This is another man, standing still, empty-handed. In the second piece, a new work by Christopher Wood, distorted sound plays through speakers behind a stoic performer as glitchy recorded speech breaks through. We hear a broken “hey,” another “hey,” and later, other words. Wood makes eye contact with us, and speaks aloud sometimes, but is barely audible below the recording. An emotional narrative emerges through small gestures – a smile, put on, dropped, and re-adopted; a two-fingered peace sign, held weirdly long; his hand on the back of his head, pulling somberly downward, before baring teeth again. Wood’s body, before us, is in public, and moves as if posing again and again for a picture we’re failing to take. Do you see this? (See me?) Is this music? The recording builds in intensity while repeating itself, giving a disastrous, cyclonic feeling. Alongside Wood’s posing, we’re enduring rough sonic weather that seems to take place very privately inside the head. More words, live and recorded, break through: “lonely,” “socially,” “connection,” “I,” “you,” “deeply,” “no one.” There’s a reaching-out again, either towards the audience, or past us. A hand extending into space – struggling to touch – a loneliness is conveyed. Towards the end, another train goes by.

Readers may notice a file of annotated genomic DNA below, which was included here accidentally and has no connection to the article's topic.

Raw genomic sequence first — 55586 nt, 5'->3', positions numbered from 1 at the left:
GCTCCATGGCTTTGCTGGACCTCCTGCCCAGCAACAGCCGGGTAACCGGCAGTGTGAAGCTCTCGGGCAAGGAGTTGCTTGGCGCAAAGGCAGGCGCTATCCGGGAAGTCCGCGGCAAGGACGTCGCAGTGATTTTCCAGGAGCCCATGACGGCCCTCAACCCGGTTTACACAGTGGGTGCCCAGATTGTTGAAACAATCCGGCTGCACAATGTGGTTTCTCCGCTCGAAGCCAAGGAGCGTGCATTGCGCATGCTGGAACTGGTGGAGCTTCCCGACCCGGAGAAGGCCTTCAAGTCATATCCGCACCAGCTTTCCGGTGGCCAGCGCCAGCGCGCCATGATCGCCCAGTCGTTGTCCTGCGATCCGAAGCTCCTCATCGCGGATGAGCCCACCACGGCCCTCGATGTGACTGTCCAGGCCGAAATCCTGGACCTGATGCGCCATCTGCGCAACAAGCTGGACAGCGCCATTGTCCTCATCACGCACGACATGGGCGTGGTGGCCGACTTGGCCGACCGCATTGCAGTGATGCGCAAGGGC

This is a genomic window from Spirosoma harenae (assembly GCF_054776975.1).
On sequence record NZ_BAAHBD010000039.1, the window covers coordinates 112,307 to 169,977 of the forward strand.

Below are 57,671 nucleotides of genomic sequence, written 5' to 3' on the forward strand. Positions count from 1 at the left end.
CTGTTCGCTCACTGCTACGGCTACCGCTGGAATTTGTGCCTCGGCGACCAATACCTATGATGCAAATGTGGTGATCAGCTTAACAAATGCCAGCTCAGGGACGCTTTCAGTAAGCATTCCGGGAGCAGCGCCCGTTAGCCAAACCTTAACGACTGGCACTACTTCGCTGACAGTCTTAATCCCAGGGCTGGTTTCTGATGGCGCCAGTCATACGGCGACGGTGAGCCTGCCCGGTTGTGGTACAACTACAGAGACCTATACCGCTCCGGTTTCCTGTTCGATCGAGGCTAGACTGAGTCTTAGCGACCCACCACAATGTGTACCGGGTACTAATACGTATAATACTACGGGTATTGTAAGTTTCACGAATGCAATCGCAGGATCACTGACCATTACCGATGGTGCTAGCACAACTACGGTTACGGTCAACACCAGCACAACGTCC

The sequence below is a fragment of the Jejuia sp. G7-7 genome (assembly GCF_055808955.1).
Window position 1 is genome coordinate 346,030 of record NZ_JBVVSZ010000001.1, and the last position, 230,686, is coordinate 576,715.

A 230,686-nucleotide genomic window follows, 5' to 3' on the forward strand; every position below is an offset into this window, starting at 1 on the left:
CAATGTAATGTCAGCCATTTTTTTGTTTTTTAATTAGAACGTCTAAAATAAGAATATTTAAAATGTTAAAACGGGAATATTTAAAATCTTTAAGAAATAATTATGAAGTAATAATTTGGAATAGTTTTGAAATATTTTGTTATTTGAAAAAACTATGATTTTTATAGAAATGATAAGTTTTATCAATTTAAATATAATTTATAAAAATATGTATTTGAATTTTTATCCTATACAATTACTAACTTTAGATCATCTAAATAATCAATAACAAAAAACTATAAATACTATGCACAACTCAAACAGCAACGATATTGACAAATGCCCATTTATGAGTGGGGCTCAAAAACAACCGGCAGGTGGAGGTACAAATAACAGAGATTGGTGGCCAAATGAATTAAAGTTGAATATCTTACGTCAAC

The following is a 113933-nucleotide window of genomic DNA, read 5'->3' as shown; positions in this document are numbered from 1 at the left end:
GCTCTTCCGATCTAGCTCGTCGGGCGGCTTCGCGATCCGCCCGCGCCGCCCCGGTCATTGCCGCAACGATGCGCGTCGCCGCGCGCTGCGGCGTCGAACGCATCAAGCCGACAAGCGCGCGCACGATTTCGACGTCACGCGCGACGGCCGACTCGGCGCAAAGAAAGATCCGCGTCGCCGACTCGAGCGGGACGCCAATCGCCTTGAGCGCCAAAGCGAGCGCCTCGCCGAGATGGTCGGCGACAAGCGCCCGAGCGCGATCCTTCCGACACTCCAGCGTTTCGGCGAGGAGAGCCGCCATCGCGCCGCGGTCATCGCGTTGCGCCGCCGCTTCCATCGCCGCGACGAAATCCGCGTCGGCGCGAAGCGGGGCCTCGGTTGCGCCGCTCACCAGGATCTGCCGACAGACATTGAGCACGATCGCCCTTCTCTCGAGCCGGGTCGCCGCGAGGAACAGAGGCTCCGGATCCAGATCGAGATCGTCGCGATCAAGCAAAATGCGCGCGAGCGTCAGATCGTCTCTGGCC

This is moving, this is movement, producing sound and noise. The final piece from Mocrep, Bethany Younge’s Orbits, reconfigures the room. Half the audience sits inside a circle taped on the floor. Along an outer ring, a percussionist and clarinet, flute, and trombone players take places behind stands, next to the raised ends of PVC pipes fixed with tape to chairs. The pipes point downward towards us. From inside, close to the action, I notice the musicians wearing strange jewelry, necklaces of strung-together wood or stones, which rustle when they walk. At the room’s edge, the rest of the audience looks in.